Just to give you a taste of what my expectations were based on, a friend who I had met in Koh Lanta had just arrived from the island and she had told me about when she was swimming in the sea, felt something on her foot and picked it up thinking it was a stick - it crumbled in her hand, it was a giant lump of shit. This was definitely one of the worst stories I had heard about the island, but the others certainly didn't paint it in a good light. So you can understand why I was instantly put off, but for the Phi Phi lovers, give me the benefit of the doubt because despite this I still went to the island to form my own opinion.
I was staying at Rock Backpacking, which was great value for money at 300 baht a night for a dorm with fans. The toilets and showers were so clean and the guys who ran it were so helpful - all wifi on the island was abysmal though due to the sheer number of people there using it. I would recommend the hostel, although I was a little disappointed after being told it was the party hostel and finding everyone already asleep when I returned each night abut 3/4am. Wusses. There were nice people staying there, but a lot of people on holiday who were just there to get drunk and not to meet people. I prefer more backpacker central places where people actually want to get to know each other.
My first night there was spent watching the sunset from the viewpoint - so beautiful. I actually went back another night with a new friend and a guy proposed to his girlfriend while we were up there. So cute. I found the best little place for Pad Thai - seriously a godsend after finding nothing but kebab shops elsewhere! Went back loads for authentic Thai food, which was seriously lacking in other restaurants. Had a massage, manicure and pedicure, all for £10 - bargain! Then spent the rest of the night watching boxing, fire shows and exploring. My second day was spent trying to find a clean stretch of beach where the water wasn't covered in a layer of scum - finally found somewhere and sunbathed all day. Bumped into a couple I met on the ferry to Koh Lanta - they barely recognised me as I'm so black now. We spent the rest of the night eating food, going to the boxing - my friend actually competed for a bucket and ended up knocking the other guy out cold! Then we headed to the beach and made some other friends while watching the fire shows.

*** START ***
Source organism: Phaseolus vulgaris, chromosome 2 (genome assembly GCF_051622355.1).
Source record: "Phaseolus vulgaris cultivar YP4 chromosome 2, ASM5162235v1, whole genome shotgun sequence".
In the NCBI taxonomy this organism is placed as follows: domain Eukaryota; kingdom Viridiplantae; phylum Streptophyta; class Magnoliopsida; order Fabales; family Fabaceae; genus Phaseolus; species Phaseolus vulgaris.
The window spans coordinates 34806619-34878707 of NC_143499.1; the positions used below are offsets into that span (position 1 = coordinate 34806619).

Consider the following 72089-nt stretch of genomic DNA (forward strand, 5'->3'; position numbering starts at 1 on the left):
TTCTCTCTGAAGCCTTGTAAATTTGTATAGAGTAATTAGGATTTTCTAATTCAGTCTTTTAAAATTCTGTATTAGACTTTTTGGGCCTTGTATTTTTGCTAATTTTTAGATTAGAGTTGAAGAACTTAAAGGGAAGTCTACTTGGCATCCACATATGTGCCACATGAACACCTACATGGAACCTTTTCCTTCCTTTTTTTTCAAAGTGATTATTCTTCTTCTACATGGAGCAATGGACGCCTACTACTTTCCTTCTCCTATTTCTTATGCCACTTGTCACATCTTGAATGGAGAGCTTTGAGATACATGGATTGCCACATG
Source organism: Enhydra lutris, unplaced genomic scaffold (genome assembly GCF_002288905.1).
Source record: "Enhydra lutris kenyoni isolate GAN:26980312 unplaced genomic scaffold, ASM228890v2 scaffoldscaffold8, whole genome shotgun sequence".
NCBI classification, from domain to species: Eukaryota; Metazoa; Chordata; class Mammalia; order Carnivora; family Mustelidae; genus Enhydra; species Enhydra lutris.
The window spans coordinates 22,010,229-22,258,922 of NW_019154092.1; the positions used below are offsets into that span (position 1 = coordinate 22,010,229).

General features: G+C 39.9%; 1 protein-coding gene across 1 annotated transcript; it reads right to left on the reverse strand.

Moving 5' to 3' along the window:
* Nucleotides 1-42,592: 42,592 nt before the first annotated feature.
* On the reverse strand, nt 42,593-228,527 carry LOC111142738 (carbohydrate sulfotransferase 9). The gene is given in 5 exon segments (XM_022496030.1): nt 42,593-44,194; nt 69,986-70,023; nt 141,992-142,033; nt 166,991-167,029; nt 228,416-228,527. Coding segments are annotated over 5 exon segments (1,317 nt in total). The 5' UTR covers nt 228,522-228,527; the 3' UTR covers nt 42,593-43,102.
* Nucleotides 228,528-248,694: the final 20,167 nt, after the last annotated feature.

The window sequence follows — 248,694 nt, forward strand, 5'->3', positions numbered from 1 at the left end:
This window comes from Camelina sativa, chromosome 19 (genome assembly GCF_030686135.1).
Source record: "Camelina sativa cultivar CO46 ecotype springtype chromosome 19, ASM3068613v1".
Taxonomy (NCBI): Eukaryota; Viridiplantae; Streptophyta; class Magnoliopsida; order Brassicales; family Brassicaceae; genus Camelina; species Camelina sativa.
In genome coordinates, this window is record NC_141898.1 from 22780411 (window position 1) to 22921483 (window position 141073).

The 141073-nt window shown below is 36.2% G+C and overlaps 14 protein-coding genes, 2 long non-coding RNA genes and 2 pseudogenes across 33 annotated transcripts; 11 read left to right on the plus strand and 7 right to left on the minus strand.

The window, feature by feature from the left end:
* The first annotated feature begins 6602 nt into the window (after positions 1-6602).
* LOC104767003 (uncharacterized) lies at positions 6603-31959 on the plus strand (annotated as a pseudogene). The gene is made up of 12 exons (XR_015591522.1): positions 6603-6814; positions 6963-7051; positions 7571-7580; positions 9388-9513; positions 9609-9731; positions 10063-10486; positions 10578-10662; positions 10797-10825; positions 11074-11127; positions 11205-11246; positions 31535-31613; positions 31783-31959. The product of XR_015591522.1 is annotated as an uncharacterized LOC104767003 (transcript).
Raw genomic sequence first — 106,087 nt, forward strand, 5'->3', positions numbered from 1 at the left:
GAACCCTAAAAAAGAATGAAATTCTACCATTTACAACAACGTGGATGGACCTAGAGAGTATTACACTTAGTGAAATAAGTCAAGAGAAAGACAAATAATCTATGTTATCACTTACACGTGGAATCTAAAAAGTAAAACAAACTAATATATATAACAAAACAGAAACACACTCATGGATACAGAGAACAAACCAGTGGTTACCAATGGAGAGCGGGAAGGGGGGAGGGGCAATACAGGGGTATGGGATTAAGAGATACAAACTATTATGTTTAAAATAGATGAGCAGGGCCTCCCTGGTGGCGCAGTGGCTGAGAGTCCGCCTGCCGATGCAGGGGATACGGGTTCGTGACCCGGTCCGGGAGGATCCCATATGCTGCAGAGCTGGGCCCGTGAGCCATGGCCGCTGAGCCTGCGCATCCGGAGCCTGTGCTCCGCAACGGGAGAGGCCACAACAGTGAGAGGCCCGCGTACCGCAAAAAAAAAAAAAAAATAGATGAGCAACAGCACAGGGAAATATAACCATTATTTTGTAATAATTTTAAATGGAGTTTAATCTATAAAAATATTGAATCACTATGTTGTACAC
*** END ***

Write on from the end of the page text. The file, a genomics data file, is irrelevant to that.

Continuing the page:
The next day, I had booked on to a boat trip around several beaches and islands, with plenty of opportunities for snorkelling for just 600 baht (£12) Met a guy called Tibby on the boat, he was also travelling solo from his home in Belgium before starting a new job in Melbourne. Bonding over the terrible food, we snorkelled and marvelled at all the amazing fish beneath the boat - such beautiful colours! The next stop was Bamboo Island which was so perfect and untouched - the sand was pure white and the waters so clear with reef right next to the beach so perfect for more snorkelling. We got a bit carried away spotting fish and ended up being the last ones back to the boat. After a couple more stops, we ended up at Monkey Beach, where monkeys just run wild on the beach and grab food from your hands - so cheeky! I brought along some bananas and fed them, the babies were so cute! They were all so tame, usually monkeys can be a little scary.
After this, it was the highlight of the trip, we'd been waiting all day for Maya Beach (where The Beach was filmed) and it didn't disappoint. As we pulled up in the long tail boat, it looked exactly like it does in the film, minus all those damn tourists! Such a beautiful place, you can see how it would inspire any director, set between these huge cliffs with pure white sand. I managed to find a nice empty stretch of beach to sit and chill out, then Tibby came and joined me and we took lots of photos before our time was up and we headed back to the boat. On the way back to Phi Phi, we stopped at sunset point to watch the bright orange sun burn it's way down into the waves, dead silence on the boat, everyone was speechless at the beauty of it all.
I have so many pictures and so much to tell you guys about Phi Phi that I've split this into two posts for you... The next one will have the pics from Maya Bay and everything else I got up to! I will also try and share the video of the boxing on my Facebook page as it takes ages to do it on here, so give the page a like and check it out!
For those who have been to Koh Phi Phi, what did you think? I'd love to know if anyone shared my experiences or if actually you loved the the island just as it is...